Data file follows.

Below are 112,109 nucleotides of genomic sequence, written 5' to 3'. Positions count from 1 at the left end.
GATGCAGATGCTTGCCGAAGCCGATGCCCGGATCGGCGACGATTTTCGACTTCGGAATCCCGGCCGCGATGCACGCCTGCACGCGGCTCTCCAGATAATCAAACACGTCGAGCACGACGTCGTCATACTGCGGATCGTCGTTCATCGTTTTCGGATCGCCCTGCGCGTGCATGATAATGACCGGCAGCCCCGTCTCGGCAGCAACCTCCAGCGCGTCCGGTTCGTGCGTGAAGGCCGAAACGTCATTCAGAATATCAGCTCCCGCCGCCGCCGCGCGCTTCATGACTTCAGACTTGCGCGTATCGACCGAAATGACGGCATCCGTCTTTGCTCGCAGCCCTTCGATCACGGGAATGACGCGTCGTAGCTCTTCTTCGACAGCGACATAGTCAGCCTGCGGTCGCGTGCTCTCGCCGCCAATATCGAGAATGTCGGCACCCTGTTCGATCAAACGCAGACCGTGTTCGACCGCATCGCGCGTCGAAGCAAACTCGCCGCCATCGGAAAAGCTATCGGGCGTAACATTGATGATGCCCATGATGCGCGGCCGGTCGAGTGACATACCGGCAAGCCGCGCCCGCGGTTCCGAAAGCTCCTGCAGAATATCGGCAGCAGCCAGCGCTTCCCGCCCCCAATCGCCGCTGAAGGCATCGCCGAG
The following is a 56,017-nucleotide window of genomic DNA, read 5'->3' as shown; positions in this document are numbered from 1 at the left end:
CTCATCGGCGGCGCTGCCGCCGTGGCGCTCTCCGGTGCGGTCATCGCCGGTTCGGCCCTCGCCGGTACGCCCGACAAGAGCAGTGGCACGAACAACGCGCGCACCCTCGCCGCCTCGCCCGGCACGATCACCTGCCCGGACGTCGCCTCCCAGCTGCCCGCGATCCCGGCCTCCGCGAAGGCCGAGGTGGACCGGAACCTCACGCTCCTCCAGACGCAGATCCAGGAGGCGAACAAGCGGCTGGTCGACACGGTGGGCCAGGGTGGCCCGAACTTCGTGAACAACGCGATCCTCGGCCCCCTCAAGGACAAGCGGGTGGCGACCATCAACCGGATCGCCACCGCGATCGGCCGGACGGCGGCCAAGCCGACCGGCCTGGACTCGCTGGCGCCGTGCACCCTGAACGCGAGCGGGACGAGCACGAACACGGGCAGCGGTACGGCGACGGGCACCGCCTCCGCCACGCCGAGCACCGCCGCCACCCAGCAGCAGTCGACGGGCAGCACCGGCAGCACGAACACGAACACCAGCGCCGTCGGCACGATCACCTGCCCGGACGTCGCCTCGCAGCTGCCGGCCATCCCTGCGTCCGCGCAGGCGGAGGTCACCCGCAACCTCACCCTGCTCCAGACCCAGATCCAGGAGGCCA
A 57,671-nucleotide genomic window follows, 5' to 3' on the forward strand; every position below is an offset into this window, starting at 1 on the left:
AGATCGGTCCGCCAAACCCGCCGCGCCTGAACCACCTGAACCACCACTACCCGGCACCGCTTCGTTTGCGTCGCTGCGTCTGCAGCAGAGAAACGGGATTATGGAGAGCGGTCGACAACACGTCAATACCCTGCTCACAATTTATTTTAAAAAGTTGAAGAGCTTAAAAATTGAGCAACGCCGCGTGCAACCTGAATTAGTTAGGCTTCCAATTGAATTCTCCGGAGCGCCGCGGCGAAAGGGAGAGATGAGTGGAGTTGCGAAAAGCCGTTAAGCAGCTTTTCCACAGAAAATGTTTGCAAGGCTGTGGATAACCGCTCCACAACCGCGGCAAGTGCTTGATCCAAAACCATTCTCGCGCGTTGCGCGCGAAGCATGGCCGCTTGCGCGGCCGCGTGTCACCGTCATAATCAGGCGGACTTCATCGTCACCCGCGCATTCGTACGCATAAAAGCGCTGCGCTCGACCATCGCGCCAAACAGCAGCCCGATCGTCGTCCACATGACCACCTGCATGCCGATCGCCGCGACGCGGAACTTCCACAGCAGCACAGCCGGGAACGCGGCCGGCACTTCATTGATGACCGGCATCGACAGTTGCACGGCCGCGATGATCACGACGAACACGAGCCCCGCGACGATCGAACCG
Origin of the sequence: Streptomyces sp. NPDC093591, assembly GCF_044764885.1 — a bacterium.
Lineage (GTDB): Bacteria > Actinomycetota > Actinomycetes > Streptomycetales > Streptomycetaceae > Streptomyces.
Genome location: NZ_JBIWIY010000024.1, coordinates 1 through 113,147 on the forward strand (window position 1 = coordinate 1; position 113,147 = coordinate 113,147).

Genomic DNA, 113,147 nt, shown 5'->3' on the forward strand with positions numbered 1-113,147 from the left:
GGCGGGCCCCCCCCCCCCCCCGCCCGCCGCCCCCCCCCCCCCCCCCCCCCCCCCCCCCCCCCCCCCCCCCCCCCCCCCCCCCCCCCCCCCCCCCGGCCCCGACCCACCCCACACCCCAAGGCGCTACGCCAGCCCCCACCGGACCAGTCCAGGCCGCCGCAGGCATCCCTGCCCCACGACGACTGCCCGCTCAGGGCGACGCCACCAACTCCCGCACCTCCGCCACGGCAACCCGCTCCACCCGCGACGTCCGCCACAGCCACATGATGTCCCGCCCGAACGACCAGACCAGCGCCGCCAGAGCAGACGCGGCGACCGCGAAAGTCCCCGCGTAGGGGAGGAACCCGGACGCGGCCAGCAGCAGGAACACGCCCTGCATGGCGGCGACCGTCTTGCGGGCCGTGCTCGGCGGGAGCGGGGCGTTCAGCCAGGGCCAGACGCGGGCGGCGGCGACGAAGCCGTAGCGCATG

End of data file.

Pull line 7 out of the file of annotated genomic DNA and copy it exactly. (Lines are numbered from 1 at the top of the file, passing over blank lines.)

Origin of the sequence: Streptomyces sp. NPDC093591, assembly GCF_044764885.1 — a bacterium.